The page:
Abstract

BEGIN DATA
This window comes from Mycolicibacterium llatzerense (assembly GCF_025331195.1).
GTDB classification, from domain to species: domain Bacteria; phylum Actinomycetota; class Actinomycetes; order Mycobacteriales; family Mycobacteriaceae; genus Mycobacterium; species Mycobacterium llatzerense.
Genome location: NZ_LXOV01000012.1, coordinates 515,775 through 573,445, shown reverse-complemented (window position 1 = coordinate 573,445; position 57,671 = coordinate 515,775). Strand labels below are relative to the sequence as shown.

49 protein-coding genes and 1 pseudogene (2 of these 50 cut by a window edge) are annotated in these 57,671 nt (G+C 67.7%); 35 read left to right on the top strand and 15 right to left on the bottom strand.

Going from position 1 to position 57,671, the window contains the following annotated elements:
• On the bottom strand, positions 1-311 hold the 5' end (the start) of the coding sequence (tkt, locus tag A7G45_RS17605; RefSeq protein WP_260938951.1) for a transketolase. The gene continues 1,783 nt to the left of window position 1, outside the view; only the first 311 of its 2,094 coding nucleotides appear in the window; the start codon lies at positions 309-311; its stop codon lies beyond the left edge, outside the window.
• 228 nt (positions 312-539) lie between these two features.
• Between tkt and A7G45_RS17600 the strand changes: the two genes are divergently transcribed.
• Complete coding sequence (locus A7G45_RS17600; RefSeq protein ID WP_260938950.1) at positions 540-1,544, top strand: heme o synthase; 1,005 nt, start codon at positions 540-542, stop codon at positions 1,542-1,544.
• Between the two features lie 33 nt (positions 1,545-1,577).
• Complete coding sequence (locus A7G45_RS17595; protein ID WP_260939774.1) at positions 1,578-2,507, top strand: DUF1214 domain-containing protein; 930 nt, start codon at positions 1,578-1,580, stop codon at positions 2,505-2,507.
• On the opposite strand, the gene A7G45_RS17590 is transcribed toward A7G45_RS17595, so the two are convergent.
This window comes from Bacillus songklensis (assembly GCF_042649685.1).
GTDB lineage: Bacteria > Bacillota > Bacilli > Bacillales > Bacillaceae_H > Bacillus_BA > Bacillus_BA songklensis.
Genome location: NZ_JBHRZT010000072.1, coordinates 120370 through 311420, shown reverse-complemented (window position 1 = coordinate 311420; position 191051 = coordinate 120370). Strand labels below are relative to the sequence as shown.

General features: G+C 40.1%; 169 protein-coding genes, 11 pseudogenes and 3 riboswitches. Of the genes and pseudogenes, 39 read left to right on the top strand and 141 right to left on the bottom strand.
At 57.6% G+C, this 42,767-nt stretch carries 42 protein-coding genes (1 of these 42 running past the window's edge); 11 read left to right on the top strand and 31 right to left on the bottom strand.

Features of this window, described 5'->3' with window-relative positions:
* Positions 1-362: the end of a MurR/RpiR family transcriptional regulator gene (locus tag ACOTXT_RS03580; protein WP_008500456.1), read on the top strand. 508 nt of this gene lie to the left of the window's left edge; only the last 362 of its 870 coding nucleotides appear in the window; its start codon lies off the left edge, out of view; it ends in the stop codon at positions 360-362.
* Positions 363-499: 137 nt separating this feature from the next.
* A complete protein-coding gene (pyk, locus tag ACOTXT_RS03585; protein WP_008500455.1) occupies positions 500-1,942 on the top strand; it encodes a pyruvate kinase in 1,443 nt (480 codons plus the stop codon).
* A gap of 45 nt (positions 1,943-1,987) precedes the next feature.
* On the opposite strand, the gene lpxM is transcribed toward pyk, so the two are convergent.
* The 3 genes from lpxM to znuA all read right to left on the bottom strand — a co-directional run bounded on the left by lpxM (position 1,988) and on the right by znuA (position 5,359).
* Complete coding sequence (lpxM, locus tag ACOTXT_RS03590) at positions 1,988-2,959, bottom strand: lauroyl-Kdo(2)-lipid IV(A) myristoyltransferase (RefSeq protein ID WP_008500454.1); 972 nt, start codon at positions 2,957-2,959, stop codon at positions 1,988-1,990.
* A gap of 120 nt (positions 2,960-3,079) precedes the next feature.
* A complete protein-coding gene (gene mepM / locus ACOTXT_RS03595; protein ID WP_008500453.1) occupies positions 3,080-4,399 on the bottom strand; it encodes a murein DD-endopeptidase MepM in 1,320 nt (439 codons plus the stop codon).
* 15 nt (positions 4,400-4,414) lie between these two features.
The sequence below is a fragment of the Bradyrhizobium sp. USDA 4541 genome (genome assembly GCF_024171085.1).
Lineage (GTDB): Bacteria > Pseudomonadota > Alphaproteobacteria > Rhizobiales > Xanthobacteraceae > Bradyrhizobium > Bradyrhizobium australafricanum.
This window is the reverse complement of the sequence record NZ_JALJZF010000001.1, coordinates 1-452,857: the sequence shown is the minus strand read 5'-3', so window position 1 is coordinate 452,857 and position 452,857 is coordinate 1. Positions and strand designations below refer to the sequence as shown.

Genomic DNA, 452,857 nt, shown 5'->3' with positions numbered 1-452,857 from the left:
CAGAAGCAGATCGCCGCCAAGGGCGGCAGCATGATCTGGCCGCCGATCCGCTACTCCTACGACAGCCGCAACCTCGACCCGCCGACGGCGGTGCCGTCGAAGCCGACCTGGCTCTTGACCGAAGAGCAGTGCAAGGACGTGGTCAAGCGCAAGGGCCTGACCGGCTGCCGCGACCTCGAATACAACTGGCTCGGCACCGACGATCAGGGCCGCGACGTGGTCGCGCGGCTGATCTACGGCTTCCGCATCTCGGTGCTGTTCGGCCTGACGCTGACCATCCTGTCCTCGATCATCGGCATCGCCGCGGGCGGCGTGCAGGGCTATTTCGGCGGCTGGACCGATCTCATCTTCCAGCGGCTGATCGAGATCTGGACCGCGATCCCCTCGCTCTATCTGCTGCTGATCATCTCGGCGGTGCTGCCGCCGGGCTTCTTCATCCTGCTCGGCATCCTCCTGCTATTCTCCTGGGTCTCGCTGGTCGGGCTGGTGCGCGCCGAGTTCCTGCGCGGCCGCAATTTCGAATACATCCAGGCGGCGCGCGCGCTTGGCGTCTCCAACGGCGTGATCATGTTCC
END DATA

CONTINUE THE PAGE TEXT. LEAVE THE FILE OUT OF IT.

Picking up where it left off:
Limitations on online tracking are object of a regulatory debate that has shifted to the use of default rules to enhance privacy. The European Union implemented this idea with the Cookies Directive. The Directive aims to change the default system for tracking and move to an opt-in system in which data subjects must agree to it beforehand. This article evaluates the Directive’s implementation across Member States and studies the cases of the Netherlands and the UK. It then draws from the behavioural economics literature on default rules to evaluate these regulations and to consider whether it is possible to implement the policy in a way that avoids some of the problems they faced.

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